WHAT WOULD A POST-ROE WORLD MEAN FOR 'MEDICATION ABORTIONS?
According to Sonia M. Suter, a legal expert from George Washington University, the legality of medication abortion would depend on where the mother lives.
That includes patients using telemedicine with a doctor, and living in a state where abortion remains legal.
"The law of the state where the patient is during the telehealth visit is what would determine what is legal or not legal," she said. "So if you're in Texas and Texas bans telehealth visits for medication abortions, then that would be illegal."
But our legal experts said this remains a "grey area," because it is unclear how a state could enforce these laws.
For example, if Roe were overturned and Texas banned abortions, it's unclear how the state could penalize a doctor in Maryland who decides to carry on prescribing abortion pills to a patient in Texas.
"How they would enforce that to the doctor in Maryland is really the question," said Alina Salganicoff from the Kaiser Family Foundation. "Because that doctor is not there. How would they be able to track that and really enforce that?"
Our experts said that this enforcement problem is even more significant for patients ordering from an international company. Since these medical professionals are based overseas, U.S. states would have little recourse for stopping the shipment of these pills.
"It's very hard to enforce that," said Suter. "And the United States government doesn't have authority over other countries. And so I think we're gonna see a lot more of that."
Lawrence O. Gostin, a legal expert at the Georgetown Law Center, said that this brings up the prospect that states will look to pass laws that penalize the patient, rather than the medical professional.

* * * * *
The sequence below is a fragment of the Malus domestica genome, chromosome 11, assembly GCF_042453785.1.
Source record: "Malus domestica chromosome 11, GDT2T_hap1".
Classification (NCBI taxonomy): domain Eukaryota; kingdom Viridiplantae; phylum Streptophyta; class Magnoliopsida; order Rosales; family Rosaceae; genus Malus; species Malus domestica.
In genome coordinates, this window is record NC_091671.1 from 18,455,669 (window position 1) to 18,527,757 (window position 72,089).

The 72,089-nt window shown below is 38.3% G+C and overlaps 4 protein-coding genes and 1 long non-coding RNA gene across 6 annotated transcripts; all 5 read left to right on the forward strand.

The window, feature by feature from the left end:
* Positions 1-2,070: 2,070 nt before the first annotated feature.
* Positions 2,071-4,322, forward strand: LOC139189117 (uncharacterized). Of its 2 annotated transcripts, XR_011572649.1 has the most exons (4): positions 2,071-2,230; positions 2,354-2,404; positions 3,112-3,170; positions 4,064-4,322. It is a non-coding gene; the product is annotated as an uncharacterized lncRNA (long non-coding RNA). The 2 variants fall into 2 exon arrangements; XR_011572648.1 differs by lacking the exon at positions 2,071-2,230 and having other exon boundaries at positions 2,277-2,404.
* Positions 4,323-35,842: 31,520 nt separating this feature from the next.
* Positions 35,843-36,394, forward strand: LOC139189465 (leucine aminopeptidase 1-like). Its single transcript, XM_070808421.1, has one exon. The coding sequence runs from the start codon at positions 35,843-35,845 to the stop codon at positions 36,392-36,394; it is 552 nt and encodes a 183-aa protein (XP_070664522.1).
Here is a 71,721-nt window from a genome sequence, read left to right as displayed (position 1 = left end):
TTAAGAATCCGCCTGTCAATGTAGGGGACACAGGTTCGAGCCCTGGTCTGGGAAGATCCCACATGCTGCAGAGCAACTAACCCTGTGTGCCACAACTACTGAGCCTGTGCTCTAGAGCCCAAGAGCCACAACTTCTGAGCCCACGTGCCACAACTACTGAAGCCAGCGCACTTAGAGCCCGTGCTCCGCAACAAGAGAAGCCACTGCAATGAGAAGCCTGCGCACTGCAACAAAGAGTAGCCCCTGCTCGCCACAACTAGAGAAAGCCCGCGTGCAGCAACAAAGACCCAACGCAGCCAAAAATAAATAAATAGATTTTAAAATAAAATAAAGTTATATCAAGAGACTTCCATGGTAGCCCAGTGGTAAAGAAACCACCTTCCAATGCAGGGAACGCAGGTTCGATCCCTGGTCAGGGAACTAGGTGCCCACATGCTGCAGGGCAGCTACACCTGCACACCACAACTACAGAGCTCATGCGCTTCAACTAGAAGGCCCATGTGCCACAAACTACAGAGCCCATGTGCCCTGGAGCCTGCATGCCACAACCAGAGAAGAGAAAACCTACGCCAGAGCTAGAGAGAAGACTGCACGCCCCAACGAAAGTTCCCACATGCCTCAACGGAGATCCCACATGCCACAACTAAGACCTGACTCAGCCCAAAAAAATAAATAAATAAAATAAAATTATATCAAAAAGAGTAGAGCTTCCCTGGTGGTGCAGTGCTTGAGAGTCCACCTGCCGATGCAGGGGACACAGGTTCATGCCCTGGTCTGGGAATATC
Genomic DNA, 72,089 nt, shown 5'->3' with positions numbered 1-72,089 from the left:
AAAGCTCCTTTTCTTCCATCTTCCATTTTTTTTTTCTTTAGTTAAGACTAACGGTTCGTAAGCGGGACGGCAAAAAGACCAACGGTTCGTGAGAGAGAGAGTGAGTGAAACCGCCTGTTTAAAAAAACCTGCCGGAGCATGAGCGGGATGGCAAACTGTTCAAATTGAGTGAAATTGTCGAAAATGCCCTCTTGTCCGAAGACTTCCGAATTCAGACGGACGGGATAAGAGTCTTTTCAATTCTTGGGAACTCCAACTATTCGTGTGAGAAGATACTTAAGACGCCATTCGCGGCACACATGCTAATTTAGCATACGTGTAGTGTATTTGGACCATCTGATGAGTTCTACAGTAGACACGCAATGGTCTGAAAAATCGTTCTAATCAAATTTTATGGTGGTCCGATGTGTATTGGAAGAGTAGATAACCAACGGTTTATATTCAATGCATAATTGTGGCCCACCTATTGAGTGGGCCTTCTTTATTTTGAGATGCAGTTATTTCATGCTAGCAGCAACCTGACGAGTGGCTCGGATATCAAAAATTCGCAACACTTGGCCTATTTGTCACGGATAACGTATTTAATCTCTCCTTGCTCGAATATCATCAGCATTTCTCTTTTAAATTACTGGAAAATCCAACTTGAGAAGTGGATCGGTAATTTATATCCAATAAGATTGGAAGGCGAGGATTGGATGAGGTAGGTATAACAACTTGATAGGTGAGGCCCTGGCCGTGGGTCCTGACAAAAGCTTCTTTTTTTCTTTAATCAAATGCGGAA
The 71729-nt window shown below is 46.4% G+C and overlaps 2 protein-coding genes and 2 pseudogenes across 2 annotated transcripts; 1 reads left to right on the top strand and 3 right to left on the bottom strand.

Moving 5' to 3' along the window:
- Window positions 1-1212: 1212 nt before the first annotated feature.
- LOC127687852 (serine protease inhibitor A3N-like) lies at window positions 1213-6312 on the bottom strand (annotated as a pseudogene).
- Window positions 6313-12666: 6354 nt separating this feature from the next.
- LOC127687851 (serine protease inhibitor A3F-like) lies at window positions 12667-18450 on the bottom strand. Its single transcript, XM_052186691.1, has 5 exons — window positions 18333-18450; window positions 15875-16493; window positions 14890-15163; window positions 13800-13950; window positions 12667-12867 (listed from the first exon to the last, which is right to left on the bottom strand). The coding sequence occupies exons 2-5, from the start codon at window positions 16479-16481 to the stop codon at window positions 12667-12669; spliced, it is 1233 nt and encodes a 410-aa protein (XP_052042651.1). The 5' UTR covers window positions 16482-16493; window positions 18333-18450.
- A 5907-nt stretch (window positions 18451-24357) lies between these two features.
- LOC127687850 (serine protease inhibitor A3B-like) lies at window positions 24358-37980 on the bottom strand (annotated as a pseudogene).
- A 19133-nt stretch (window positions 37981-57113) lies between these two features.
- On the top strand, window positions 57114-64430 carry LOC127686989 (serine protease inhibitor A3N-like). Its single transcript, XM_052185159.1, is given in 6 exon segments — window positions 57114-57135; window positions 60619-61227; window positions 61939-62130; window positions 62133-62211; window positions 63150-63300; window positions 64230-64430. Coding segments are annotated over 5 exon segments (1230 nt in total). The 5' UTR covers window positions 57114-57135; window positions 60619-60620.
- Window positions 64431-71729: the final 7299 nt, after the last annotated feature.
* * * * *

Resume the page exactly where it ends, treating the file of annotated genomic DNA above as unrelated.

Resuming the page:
"Ultimately - you know - if the state can't reach people outside the state - they may just decide to kind of criminalize women themselves," he said.
Our experts said that it would be legal for a patient to cross state lines into a state that allows medication abortion, to get pills either through an in-person appointment or a telemedicine appointment. However, the pills would need to be shipped to an address where abortion is legal.
However, our experts said that legislatures in the home state of a patient could attempt to crack down on this behavior.
"So if you had a law," said Suter. "That said anybody who's involved in this person's abortion whether it happens in state X - say Texas - or some other state, anybody could bring a private right of action against the person who played a role in that."
Gostin agreed that many states will likely try to criminalize patient behavior, to try and crackdown on abortions in other states.
"I think the next frontier in the abortion culture wars," he said. "Are going to be to try to restrict or ban medication abortion, and also to criminalize going to another state to get an abortion. And also criminalize those who aid and abet somebody going to another state including - you know - a father, an Uber driver, or whatever it might be."